My body is a quiet ecstasy.
I have just left the third of our three-hour rehearsals of Blues Suite. Of House of The Rising Sun, to be more exact – Renee is setting it on us, and the though the expression is new to me, it now makes perfect sense.
At the beginning of this year, I could not have imagined my body doing the things it has just done. Sure, there is work to do. Sure, my attempts at following and Renee’s movements, her embodiment, are on an entirely different plane of existence. I probably cannot yet even perceive all the differences. But for once in my life – for one thing, in my busy, achievement-oriented Yale life – I am okay with this. I know there is work to do. I will do it, as best as I can. I look forward to it. But for once – how unlike me – I am also satisfied.
It’s funny to think about, too, in relation to Ailey. Excellence, said Renee when she visited my African American arts course, today. “Excellence is contagious.” That’s what Ailey is, what it strives for – and of course, how could it not, as a black company in a white world of “high” art, especially in the 1960s? The necessity of being twice as good, of course. But, strangely enough, for me, this is the one space right now where I am freed from that. In the rest of my life, Excellence – Brilliance – has become a heavier and heavier weight. When I dance, somehow, that burden is lifted. Oh, I am working hard. But the angst is absent. The striving is a joy.
Perhaps this is because I have never “really” danced before. Never seriously, I mean – another loaded word. Unlike maybe everyone else in this group, I have no classical training. No ballet – except for some stretch of months at 4 years old. When Renee says “arabesque,” I think of 1000 stories, on 1000 nights – but I don’t know if the leg is bent or straight. There were some Jazz classes, in middle school. A smattering of hip hop, afro-Brazilian, across coasts and grades and continents. Capoeira, if that counts. Aikido, a 10-year habit. And of course I have always moved.
But I never imagined my body doing these things. Even two weeks ago, when she began to show us Blues Suite – there seemed to be no way. No one had shaped me, given me ballerina bones to lift my leg like that.
Now, two weeks later, as things begin to work – no matter how imperfect, how far off – I cannot contain my joy.
And of course it has been longer, it has been weeks and weeks of Renee’s hands on our legs as we lay on the floor, as we learned to find the space in our hips.
But dance, unlike everything else, has never been a striving, never an existential competition. It is something about embodiment, I think. However alienated I get from my body, dance does not work like that. I cannot be alienated from my dancing.
I think there is something else there as well – perhaps something more.
It was not just the impossibility of the technique that washed over me on that first day. On the first day, when Renee was to begin setting Blues Suite, she began with a story. House of the Rising Sun: Three prostitutes, a brothel. The older woman, resigned, a veteran of the trade. The middle woman, knowing it is probably too late, but still at that window. And the youngest, unbroken, ready to break something. Ready to tear off her skin.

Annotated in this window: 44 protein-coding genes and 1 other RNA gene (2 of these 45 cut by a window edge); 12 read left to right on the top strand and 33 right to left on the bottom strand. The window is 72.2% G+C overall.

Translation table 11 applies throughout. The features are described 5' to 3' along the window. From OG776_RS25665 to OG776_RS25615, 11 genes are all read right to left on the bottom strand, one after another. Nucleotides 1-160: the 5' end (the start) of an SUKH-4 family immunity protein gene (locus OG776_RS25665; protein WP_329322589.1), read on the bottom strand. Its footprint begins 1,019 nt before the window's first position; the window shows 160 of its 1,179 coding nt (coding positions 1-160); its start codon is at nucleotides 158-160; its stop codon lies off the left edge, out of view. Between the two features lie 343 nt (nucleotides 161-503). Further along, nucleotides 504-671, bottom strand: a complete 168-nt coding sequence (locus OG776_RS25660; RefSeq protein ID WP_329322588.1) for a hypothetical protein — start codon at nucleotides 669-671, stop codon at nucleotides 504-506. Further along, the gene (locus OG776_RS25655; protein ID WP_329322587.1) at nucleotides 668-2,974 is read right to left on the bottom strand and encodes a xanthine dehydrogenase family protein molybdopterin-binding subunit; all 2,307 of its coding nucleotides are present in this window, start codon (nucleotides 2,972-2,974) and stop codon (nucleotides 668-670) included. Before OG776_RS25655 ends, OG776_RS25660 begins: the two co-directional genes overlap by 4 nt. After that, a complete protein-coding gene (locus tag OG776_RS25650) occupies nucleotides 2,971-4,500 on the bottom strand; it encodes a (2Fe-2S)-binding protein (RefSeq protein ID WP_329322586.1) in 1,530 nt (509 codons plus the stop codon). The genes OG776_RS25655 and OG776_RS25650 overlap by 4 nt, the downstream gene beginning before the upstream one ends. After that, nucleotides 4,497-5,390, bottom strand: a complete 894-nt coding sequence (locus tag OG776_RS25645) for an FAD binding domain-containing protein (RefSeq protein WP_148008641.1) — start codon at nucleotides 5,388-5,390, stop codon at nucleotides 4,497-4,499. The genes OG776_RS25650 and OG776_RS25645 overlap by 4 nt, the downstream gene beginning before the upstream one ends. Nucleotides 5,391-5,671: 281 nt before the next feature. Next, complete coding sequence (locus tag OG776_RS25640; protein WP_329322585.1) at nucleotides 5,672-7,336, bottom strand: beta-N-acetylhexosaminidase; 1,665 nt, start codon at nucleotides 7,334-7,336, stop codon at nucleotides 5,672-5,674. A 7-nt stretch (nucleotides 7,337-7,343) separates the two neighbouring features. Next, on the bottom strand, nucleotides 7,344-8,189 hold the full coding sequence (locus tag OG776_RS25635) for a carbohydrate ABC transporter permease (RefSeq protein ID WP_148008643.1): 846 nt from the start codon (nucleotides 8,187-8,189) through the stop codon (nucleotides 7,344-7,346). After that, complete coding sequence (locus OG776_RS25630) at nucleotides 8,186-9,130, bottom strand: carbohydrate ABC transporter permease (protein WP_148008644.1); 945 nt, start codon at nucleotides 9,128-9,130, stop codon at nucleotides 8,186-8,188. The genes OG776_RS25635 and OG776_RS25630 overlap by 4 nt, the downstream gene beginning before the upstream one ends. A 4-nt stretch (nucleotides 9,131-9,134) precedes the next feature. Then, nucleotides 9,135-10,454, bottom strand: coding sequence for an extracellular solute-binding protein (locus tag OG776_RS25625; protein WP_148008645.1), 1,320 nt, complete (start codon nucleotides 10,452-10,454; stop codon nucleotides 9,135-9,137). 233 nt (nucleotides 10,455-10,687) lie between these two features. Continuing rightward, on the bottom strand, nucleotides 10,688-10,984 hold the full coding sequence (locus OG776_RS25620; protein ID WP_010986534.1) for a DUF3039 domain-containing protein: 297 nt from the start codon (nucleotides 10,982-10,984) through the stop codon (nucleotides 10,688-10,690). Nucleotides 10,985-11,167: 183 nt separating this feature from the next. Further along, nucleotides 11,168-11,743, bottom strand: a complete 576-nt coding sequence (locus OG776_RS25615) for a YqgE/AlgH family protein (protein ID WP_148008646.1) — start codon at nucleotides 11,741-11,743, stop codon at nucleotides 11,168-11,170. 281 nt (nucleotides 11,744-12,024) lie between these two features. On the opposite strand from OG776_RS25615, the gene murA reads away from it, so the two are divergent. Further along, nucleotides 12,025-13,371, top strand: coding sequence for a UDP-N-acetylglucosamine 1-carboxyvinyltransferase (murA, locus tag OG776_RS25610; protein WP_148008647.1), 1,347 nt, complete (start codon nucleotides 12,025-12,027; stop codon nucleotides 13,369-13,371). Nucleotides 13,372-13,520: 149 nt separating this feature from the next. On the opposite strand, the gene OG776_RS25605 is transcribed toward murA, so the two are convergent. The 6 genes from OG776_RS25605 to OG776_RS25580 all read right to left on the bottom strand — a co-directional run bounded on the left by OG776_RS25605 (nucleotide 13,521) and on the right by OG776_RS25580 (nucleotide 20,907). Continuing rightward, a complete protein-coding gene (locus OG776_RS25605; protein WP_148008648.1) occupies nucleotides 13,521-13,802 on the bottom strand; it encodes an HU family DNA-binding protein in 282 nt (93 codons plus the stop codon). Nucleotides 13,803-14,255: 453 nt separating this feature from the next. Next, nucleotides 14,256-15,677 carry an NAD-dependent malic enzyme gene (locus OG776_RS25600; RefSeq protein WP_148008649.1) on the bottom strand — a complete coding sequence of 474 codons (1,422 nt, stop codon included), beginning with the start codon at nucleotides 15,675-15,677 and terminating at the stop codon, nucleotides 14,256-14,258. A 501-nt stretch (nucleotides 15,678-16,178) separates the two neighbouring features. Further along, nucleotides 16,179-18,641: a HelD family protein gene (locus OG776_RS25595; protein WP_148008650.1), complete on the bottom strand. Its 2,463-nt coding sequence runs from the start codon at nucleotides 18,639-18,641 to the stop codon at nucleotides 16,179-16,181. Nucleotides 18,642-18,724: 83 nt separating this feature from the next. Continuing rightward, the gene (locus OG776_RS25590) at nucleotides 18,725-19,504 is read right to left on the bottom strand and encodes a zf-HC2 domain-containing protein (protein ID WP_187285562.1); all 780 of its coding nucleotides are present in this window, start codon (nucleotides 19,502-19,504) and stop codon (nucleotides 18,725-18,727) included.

As she explained this story, she did not simply speak. Her shoulders fit to her silences – the curve of her neck spoke of the oldest woman’s weariness. I happened to be sitting in the front of the studio, right near her. When she spoke of the youngest girl, she held my eyes. You’re young, she said. Maybe you don’t really understand what goes on here. Maybe, the first time, they try to make it seem nice. It’s an occasion. You get to use the biggest bed.
I was frozen. I forced my chest to soften.
Later, when Renee spoke at the symposium, and again, during class, I understood better. It is about telling a story, she said. She was told: the audience will forgive an off night, technically. But the audience will never forgive you if you don’t tell the story.
I remember my aunt, a singer, giving me a tip: know what you are going to say when you take a breath.
She was telling us a story. The story is the impetus behind the motion.
So I softened my chest. Being trapped, hope at the window, and hopelessness. Feeling dirty. No way to wash, or to leave. Loving and hating each other. The wild call of the passing train. Faced with this brothel, these women, I knew I needed to understand – if not exactly, then to come to it in my own way.
And Renee, who can already dance this, embodied the story as she spoke.
Perhaps dancing is mostly empathy.
In any case, that may be part of the pleasure. I realized today that as I learned the steps, I also learned the feelings. As I learned the feelings, the steps came easier. When I felt how to reach with my leg, the opposition she always talks about, I learned something about hope. And the reaching became easier. As my spine curved to those signature Ailey contractions, as my energy turned both inwards and outwards, I learned something about a large kind of pain. Even if I cannot put it into words. And my shoulder came over properly. And maybe this is the joy, and the difficulty, and the pain. And the striving: the stakes are in the story. First to understand, and then to tell.
Renee makes this intuitive. In class, she stands upright, light and sure as if she had giant wings, catching the air behind her. But she doesn’t. You must lead with this, she says, always. And lays her hand on her chest, near her heart.